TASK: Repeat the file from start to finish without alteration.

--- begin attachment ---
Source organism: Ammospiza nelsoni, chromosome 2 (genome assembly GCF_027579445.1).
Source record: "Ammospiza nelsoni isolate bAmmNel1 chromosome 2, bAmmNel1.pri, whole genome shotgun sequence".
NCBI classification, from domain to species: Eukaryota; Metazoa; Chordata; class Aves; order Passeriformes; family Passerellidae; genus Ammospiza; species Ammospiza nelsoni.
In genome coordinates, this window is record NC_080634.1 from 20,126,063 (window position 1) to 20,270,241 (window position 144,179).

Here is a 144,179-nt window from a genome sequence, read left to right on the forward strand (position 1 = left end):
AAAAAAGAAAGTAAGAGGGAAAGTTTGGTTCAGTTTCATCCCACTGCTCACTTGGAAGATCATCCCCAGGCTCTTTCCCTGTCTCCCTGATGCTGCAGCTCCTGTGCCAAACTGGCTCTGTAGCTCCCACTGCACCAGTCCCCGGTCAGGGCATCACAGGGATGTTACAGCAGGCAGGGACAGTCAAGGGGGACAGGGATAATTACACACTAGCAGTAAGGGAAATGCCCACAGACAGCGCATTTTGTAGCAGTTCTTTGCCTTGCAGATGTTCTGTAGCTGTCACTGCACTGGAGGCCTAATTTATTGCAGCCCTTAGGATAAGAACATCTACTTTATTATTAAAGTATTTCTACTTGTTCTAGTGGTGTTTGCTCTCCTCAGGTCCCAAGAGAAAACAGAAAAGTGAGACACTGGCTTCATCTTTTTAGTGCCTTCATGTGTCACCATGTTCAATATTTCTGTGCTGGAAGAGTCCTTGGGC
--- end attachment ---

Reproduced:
Source organism: Ammospiza nelsoni, chromosome 2 (genome assembly GCF_027579445.1).
Source record: "Ammospiza nelsoni isolate bAmmNel1 chromosome 2, bAmmNel1.pri, whole genome shotgun sequence".
NCBI classification, from domain to species: Eukaryota; Metazoa; Chordata; class Aves; order Passeriformes; family Passerellidae; genus Ammospiza; species Ammospiza nelsoni.
In genome coordinates, this window is record NC_080634.1 from 20,126,063 (window position 1) to 20,270,241 (window position 144,179).

Here is a 144,179-nt window from a genome sequence, read left to right on the forward strand (position 1 = left end):
AAAAAAGAAAGTAAGAGGGAAAGTTTGGTTCAGTTTCATCCCACTGCTCACTTGGAAGATCATCCCCAGGCTCTTTCCCTGTCTCCCTGATGCTGCAGCTCCTGTGCCAAACTGGCTCTGTAGCTCCCACTGCACCAGTCCCCGGTCAGGGCATCACAGGGATGTTACAGCAGGCAGGGACAGTCAAGGGGGACAGGGATAATTACACACTAGCAGTAAGGGAAATGCCCACAGACAGCGCATTTTGTAGCAGTTCTTTGCCTTGCAGATGTTCTGTAGCTGTCACTGCACTGGAGGCCTAATTTATTGCAGCCCTTAGGATAAGAACATCTACTTTATTATTAAAGTATTTCTACTTGTTCTAGTGGTGTTTGCTCTCCTCAGGTCCCAAGAGAAAACAGAAAAGTGAGACACTGGCTTCATCTTTTTAGTGCCTTCATGTGTCACCATGTTCAATATTTCTGTGCTGGAAGAGTCCTTGGGC